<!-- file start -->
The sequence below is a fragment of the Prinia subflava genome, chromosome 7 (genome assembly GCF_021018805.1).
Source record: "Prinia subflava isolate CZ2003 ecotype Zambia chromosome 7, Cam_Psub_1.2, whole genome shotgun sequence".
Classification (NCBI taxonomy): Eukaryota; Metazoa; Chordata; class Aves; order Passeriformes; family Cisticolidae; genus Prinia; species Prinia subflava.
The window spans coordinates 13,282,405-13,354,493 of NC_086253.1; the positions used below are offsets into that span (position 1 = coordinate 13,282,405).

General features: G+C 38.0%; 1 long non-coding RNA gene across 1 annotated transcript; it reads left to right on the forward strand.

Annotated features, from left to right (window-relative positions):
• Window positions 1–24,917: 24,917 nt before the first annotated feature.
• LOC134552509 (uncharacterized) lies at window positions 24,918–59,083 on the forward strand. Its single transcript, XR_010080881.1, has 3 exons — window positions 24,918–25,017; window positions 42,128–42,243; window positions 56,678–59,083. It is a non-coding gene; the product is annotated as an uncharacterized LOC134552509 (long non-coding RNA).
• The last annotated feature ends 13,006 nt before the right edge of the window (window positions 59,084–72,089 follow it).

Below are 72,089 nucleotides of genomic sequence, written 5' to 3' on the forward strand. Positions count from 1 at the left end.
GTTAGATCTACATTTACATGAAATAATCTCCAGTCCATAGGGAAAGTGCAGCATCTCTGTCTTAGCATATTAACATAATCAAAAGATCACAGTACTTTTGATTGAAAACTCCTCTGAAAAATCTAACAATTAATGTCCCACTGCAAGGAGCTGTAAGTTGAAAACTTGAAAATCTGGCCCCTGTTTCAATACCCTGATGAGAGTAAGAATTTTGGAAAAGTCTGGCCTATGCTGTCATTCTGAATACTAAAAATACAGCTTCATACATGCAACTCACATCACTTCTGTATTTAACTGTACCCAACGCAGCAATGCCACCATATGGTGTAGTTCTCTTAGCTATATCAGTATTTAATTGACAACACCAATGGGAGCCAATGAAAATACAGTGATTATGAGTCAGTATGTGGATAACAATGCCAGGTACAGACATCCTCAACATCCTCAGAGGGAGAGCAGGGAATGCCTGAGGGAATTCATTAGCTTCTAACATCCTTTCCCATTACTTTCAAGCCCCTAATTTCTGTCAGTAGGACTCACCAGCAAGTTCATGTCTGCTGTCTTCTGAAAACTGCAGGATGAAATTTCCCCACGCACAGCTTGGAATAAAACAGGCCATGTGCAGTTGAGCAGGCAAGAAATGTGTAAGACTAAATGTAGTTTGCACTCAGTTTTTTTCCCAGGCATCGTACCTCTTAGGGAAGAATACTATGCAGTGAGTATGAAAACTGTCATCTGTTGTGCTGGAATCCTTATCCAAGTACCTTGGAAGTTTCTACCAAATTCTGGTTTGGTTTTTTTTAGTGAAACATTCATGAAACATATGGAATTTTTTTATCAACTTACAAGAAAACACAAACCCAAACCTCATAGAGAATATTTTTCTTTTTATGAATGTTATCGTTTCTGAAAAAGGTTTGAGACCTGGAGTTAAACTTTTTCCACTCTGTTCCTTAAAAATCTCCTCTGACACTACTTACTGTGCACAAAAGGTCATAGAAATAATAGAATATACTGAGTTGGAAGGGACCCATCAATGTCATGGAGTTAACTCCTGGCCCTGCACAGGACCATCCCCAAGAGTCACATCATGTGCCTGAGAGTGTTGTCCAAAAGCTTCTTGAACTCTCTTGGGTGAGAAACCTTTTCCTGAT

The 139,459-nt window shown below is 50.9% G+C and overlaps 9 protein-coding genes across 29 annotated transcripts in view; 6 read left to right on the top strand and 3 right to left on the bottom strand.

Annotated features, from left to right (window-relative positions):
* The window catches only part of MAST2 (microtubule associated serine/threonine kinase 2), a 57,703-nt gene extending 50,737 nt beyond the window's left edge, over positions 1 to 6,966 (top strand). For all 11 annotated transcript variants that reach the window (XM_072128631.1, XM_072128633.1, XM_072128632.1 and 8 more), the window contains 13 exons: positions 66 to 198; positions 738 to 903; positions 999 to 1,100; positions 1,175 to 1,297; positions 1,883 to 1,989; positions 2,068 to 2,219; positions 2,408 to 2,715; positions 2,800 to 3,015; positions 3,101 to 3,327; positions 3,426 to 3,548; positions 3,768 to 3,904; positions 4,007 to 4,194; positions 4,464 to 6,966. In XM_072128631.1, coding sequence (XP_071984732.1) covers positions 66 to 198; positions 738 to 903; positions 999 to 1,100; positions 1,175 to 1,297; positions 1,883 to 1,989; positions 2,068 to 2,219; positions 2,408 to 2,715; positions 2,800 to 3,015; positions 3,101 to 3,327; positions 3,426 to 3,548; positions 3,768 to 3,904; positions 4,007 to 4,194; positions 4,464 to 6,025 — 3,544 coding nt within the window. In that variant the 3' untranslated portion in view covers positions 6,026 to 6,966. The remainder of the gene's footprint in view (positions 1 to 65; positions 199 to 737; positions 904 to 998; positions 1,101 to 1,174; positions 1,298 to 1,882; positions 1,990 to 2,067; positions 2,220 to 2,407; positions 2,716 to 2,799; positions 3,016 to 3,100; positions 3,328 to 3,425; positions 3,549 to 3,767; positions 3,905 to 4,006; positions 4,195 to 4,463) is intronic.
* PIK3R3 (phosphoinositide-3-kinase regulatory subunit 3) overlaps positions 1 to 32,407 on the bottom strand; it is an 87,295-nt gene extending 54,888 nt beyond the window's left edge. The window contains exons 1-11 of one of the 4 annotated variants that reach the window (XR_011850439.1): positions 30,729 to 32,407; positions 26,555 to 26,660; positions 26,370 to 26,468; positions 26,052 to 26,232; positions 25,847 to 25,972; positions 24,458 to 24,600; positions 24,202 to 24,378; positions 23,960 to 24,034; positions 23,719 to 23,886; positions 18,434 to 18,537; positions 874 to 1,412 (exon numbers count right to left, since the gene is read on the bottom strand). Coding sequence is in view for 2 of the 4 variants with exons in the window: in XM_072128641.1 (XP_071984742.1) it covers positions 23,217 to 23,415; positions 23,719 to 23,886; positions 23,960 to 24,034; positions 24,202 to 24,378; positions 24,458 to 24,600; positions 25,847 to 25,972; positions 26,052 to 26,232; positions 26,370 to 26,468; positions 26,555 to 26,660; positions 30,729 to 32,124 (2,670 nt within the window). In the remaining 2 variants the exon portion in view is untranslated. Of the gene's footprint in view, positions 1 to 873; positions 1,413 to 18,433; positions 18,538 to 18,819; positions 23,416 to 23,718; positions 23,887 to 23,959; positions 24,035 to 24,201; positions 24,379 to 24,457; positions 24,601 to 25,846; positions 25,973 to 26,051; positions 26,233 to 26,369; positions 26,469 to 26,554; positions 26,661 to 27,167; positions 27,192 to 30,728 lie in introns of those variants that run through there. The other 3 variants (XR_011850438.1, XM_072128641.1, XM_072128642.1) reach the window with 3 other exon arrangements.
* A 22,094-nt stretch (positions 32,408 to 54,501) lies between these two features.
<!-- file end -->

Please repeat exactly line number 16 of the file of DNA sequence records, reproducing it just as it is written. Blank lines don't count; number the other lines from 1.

* A 22,094-nt stretch (positions 32,408 to 54,501) lies between these two features.